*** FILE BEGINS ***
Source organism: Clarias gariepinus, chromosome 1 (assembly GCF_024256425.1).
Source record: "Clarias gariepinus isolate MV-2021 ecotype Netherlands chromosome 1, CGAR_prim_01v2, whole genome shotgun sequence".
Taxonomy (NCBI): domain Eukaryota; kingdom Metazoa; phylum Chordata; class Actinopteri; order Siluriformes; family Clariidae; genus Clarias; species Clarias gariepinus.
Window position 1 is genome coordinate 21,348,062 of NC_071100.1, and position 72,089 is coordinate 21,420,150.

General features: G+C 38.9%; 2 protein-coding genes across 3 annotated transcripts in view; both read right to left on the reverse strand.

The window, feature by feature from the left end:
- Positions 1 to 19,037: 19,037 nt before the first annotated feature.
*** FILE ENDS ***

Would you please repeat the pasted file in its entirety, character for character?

Source organism: Clarias gariepinus, chromosome 1 (assembly GCF_024256425.1).
Source record: "Clarias gariepinus isolate MV-2021 ecotype Netherlands chromosome 1, CGAR_prim_01v2, whole genome shotgun sequence".
Taxonomy (NCBI): domain Eukaryota; kingdom Metazoa; phylum Chordata; class Actinopteri; order Siluriformes; family Clariidae; genus Clarias; species Clarias gariepinus.
Window position 1 is genome coordinate 21,348,062 of NC_071100.1, and position 72,089 is coordinate 21,420,150.

General features: G+C 38.9%; 2 protein-coding genes across 3 annotated transcripts in view; both read right to left on the reverse strand.

The window, feature by feature from the left end:
- Positions 1 to 19,037: 19,037 nt before the first annotated feature.